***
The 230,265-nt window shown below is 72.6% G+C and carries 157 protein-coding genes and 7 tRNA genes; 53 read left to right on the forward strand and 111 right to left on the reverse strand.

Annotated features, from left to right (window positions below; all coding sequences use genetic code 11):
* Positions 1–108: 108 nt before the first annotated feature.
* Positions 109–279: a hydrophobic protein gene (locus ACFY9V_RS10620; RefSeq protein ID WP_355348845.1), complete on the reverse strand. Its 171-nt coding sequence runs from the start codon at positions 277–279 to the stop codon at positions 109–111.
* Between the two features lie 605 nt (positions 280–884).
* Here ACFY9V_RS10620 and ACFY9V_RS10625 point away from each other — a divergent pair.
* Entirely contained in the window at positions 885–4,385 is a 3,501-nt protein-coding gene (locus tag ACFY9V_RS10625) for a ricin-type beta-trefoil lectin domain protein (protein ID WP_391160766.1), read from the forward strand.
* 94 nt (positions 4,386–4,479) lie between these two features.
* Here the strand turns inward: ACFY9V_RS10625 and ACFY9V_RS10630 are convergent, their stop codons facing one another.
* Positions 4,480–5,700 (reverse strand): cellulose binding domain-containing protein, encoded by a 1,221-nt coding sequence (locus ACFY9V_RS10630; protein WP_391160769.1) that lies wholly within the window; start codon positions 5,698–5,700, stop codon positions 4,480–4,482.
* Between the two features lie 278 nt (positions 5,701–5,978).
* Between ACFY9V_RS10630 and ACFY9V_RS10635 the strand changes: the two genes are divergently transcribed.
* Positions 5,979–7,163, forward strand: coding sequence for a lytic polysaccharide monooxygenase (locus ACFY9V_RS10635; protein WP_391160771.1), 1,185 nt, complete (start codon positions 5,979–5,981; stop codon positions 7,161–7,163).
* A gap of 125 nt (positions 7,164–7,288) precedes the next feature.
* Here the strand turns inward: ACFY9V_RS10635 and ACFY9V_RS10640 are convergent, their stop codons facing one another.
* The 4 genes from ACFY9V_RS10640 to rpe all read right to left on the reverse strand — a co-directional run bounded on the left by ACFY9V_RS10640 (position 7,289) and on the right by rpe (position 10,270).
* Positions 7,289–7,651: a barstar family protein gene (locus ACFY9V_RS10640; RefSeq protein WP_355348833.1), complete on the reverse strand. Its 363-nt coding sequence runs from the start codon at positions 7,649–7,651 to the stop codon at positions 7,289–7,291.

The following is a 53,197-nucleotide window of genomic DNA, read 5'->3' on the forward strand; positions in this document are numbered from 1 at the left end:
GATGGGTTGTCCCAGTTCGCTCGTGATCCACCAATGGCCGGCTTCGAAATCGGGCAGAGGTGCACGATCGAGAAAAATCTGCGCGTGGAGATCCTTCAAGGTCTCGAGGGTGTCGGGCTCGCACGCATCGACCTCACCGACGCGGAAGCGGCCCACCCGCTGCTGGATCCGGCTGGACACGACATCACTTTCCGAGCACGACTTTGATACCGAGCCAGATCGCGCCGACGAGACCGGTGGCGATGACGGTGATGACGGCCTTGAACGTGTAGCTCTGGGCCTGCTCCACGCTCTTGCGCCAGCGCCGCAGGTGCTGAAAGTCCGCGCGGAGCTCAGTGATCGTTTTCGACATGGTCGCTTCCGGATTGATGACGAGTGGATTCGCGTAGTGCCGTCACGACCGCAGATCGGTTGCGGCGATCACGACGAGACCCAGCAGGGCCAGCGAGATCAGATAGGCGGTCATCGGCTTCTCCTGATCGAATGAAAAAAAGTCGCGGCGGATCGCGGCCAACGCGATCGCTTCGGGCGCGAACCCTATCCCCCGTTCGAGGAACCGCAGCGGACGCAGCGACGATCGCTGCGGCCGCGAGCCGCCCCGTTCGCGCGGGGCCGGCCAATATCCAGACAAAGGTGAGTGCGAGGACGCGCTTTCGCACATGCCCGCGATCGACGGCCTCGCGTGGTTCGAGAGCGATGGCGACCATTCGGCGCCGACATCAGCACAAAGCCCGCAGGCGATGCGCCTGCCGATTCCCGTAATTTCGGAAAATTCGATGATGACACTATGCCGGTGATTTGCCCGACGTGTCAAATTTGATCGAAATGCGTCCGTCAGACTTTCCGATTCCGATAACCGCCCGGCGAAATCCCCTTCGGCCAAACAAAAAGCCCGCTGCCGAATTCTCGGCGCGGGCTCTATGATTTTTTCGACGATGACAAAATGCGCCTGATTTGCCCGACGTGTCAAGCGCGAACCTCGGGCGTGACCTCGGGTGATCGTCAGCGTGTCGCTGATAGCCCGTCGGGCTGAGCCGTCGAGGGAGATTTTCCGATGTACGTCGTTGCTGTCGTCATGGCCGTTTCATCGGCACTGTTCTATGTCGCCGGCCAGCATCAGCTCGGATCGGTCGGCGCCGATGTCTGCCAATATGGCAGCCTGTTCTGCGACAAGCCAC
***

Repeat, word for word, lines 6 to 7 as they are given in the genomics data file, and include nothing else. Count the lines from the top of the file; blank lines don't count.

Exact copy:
* Here ACFY9V_RS10620 and ACFY9V_RS10625 point away from each other — a divergent pair.
* Entirely contained in the window at positions 885–4,385 is a 3,501-nt protein-coding gene (locus tag ACFY9V_RS10625) for a ricin-type beta-trefoil lectin domain protein (protein ID WP_391160766.1), read from the forward strand.